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How Film Bros Revived the Sickest Film Ever Made


Salo, or the 120 Days of Sodom is as vulgar as its name suggests (and then some), and yet it has seen something of a revival in popularity in recent years. Controversial director Pier Paolo Pasolini made the film in 1975. It is a loose adaptation of a work by the Marquis de Sade, displacing the plot into World War II Fascist Italy, and depicting men in positions of power who kidnap a group of teenagers, and subject them to four months of torture (involving excrement, castration, etc., usually sexual in nature). Pasolini was murdered 20 days before its premier under mysterious circumstances. On a recent episode of the Empire Magazine podcast, Quentin Tarantino recalls a woman’s reaction at one of his showings of the film; “Pasolini was beaten to death on the streets of Rome, and I say: Good riddance!”. How is it then, that Salo has come to escape the slums of infamy and reached prominence among young cinephiles, who go beyond reading of its notoriety and actually watch it?

First, some background. Pasolini was a vehement anti-consumerist and anti-fascist, an intellectual operating in multiple media, and openly criticised his government (going so far as to claim ties to the mafia, which ended up being true). He was also openly gay, and engaged with multiple radical left-leaning parties, despite siding with police after the proletariat student uprising in 1968 (claiming class hypocrisy soured his view of the students, who were rich children, attacking the state by grappling with police, who were underpaid lower class workers themselves). He was also a neo-marxist, opposed Christian Democracy, and didn’t like TV. Pasolini’s continued outspokenness was a threat to many Italians, and many more were disgusted by his art, which unabashedly incorporated his views through metaphor and imagery. Salo would be his most inflammatory work.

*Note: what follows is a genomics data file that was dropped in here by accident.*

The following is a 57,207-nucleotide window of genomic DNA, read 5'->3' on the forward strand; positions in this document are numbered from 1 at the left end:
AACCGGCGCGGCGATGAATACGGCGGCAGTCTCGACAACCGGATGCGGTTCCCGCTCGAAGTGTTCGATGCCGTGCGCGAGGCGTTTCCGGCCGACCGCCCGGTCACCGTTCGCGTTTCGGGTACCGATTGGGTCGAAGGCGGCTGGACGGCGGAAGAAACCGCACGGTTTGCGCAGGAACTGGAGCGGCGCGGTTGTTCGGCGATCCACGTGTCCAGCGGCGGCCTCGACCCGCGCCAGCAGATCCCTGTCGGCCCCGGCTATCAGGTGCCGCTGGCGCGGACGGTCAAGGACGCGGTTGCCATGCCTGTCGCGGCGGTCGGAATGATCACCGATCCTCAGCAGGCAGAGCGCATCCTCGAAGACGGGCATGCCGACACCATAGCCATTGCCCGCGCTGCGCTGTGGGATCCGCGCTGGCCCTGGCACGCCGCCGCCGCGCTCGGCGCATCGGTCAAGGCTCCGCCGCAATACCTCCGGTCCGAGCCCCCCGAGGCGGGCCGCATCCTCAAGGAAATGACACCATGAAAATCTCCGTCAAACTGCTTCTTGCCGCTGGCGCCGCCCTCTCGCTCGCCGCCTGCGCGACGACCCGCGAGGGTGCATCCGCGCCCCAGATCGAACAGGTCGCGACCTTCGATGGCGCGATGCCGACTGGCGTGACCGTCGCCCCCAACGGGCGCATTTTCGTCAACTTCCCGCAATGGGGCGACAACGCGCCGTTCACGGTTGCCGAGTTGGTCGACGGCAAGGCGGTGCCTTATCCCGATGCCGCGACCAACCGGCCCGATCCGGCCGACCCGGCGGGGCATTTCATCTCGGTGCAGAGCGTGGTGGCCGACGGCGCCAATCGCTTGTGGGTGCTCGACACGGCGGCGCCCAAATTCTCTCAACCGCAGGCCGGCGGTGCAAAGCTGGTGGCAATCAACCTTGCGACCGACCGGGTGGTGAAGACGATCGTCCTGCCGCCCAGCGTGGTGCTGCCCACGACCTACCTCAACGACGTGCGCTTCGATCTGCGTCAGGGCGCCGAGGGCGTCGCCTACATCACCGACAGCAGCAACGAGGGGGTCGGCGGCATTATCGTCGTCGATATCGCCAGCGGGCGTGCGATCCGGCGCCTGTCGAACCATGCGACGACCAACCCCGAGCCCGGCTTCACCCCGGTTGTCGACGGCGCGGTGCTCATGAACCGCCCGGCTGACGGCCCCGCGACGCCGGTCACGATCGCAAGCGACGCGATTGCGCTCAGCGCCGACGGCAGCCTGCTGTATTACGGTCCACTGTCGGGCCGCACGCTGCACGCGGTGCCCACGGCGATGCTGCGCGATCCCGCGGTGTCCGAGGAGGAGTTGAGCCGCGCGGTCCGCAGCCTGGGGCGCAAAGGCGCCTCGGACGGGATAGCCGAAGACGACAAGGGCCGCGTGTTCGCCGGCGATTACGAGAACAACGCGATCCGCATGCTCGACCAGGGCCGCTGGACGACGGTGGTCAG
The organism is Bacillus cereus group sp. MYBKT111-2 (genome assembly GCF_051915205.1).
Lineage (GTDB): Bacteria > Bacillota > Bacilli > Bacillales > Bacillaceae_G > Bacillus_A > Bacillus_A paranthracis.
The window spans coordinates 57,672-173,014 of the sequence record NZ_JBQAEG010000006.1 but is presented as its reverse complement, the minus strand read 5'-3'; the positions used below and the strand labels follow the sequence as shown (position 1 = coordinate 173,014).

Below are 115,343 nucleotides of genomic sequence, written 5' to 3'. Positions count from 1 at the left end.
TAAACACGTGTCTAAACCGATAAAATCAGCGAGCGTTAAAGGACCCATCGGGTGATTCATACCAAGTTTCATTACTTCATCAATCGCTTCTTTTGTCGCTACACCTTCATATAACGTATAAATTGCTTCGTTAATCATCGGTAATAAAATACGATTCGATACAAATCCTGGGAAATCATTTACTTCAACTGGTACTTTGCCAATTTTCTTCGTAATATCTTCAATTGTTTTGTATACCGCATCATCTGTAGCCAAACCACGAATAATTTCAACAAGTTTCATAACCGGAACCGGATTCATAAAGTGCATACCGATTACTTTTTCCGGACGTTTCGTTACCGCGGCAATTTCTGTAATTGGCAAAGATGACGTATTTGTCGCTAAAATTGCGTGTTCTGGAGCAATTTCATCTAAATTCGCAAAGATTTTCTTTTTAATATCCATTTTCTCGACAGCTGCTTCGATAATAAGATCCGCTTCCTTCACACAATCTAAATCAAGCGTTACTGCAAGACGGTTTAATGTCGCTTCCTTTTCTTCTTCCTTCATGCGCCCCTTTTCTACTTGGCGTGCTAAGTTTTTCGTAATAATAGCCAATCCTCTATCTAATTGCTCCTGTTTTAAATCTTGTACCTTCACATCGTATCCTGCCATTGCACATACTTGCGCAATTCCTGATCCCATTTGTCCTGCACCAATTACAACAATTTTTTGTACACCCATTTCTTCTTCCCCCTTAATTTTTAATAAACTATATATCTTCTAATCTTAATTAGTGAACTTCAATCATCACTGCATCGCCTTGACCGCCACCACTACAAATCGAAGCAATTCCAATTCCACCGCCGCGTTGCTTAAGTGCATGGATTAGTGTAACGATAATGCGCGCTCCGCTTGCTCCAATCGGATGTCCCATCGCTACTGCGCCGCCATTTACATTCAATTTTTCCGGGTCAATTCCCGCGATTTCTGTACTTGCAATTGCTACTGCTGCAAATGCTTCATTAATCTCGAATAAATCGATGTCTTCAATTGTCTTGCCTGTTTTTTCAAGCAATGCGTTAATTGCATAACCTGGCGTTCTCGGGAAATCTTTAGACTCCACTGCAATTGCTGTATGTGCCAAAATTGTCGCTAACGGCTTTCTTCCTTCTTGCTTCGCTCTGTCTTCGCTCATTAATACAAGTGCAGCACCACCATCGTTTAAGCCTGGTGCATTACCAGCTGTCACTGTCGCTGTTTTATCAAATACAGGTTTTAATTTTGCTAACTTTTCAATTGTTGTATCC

There are broad criticisms of films which attempt to cover atrocities, including that any attempt at narrativising the victim’s pain is to render it into entertainment, or that they pull punches to appeal to audiences so that they remain emotionally involved. Schindler’s List, for example, is an amazing and harrowing film, but it is, after all, the story of jews who lived, and men who made a small triumph in the face of the Holocaust. In Schindler’s List, families are lead into chambers, and we fear what’s to come, but the sprouts turn on, and are revealed as showers. Salo does not make such consolations. It is an onslaught of successively nauseating scenes of suffering, meant to please the men of power, which I won’t describe here. As for progression in the story, some victims begin to betray the others out of desperation. Unlike in most depictions of World War II atrocities, this is a work of fiction. Pasolini’s main concern was to reduce the two sides, abuser and victim, into de-personified representations of power and its subjects, and the anarchistic nature thereof (incorporating commentary on chauvinism, consumerism, nihilism, sadism, etc.). Make of this approach what you will.